Development Manager for the Federation of Small Businesses (FSB) Ruth Lambert said: “Small businesses have followed the guidance, protected the health of their staff and customers, and invested in making their business COVID-safe.
“The announcement, however necessary, will inevitably leave many small firms facing the bleakest winter they have ever seen and the second deep recession in twelve months. Urgent clarity is needed on how small businesses and the self-employed will be supported through this.
“For the first wave lockdown, FSB encouraged the Government to create financial support schemes for businesses based on three principles – to be as generous as possible, to as many as possible, and as swift as possible.
“We will now need the government to match this scale of ambition, incorporating lessons learned from earlier this year – a second wave support package to offset the impact of a second wave of restrictions. This will help the country’s small businesses to make it through to the spring and be able to drive the recovery.
“This should include a new set of small business grants worth at least £10,000 each – including for those in the supply chains of the hardest-hit sectors.
“Alongside greater use of grants, there should be an extension of emergency loans – including both the application period and allowing a second application for those who originally applied for a lower amount in Bounce Back Loans than they were entitled to.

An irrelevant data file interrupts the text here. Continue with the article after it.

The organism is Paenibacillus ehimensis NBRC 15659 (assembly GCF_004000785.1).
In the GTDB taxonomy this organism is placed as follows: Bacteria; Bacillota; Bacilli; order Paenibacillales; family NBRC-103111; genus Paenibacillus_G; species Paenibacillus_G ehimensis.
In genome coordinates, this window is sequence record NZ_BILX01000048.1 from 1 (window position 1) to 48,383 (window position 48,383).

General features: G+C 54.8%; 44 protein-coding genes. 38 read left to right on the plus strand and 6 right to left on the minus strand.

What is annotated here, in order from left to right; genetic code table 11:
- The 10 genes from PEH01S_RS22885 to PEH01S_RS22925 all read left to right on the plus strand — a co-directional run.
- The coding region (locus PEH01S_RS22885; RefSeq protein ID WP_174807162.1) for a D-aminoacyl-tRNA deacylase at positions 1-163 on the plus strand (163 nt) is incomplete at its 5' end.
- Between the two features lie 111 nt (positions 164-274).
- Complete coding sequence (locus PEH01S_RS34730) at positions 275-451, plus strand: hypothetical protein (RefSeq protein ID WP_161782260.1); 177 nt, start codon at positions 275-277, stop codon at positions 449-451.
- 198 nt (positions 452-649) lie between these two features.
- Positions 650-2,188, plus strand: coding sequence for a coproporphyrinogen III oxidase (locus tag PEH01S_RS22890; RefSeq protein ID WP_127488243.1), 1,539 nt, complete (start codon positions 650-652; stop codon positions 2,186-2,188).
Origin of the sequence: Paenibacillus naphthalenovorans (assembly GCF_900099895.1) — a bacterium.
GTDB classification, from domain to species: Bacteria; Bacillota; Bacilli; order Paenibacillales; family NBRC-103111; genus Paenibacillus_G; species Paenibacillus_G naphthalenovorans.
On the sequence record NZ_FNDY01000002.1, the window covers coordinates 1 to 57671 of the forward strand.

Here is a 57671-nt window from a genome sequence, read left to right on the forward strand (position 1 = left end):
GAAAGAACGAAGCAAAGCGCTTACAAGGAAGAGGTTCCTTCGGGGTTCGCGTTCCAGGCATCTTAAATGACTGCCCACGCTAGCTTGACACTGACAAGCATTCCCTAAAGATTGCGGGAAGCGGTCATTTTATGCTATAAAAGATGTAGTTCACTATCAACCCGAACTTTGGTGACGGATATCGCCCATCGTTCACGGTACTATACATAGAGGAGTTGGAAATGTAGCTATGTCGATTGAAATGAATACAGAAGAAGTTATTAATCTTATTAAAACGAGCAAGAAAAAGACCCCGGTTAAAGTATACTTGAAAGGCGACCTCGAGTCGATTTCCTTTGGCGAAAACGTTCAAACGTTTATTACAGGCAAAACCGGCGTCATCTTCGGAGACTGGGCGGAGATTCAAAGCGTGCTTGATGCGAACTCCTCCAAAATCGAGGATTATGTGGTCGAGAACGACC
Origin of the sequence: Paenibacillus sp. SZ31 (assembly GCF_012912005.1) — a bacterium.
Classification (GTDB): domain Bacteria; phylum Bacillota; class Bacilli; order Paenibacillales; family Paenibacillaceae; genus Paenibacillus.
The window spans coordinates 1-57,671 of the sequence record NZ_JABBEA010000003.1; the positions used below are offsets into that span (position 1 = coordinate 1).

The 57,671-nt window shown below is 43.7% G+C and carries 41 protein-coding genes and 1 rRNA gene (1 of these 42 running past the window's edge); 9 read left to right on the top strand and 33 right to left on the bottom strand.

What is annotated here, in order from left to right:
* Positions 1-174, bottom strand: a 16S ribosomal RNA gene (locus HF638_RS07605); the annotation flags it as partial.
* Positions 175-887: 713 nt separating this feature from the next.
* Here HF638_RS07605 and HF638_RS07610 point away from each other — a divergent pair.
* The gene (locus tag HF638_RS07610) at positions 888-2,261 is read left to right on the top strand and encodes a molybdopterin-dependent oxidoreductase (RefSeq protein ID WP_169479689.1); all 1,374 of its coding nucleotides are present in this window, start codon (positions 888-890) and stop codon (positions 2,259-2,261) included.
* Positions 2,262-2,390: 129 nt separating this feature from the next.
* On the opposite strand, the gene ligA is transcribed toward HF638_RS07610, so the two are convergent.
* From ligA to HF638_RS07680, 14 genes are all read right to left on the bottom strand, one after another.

“On the extension of the Coronavirus Job Retention Scheme (CJRS), there must be swift confirmation that the 80 per cent of salaries for those furloughed will be publicly funded, and whether the employer will continue to cover the cost of employer National Insurance Contributions and auto-enrolment pensions. In addition, emergency measures are required to make it less expensive for those who can do to hire people.
“There should also be an increase to the self-employment support grant, and its scope should be widened to include those left out of previous support packages, such as the newly self-employed and company directors.
“During the first lockdown, the government provided reliefs on Business Rates in England, which are a heavy up-front cost for many businesses. Now that the second wave of this crisis will continue into the spring, there should be a 100 per cent Business Rates suspension at least for those with a rateable value below £25,000, and help for those with a rateable value up to £51,000 and beyond.
“Already small business confidence was at rock bottom, with our latest quarterly index finding two thirds (66%) expecting performance to worsen during the rest of the year. The new England-wide restrictions will inevitably worsen this yet further. It is, therefore, more important than ever to support small businesses and the self-employed through this so they are still there to provide jobs and growth out the other side.
“Small firms have been drained of resource at a time when many will want to take steps to adapt to the changing nature of our relationship with the EU. Adapting to the new arrangements will incur costs for many small businesses, therefore the government should commit to introducing transition vouchers worth £3,000 each to help small firms cover these extra costs.”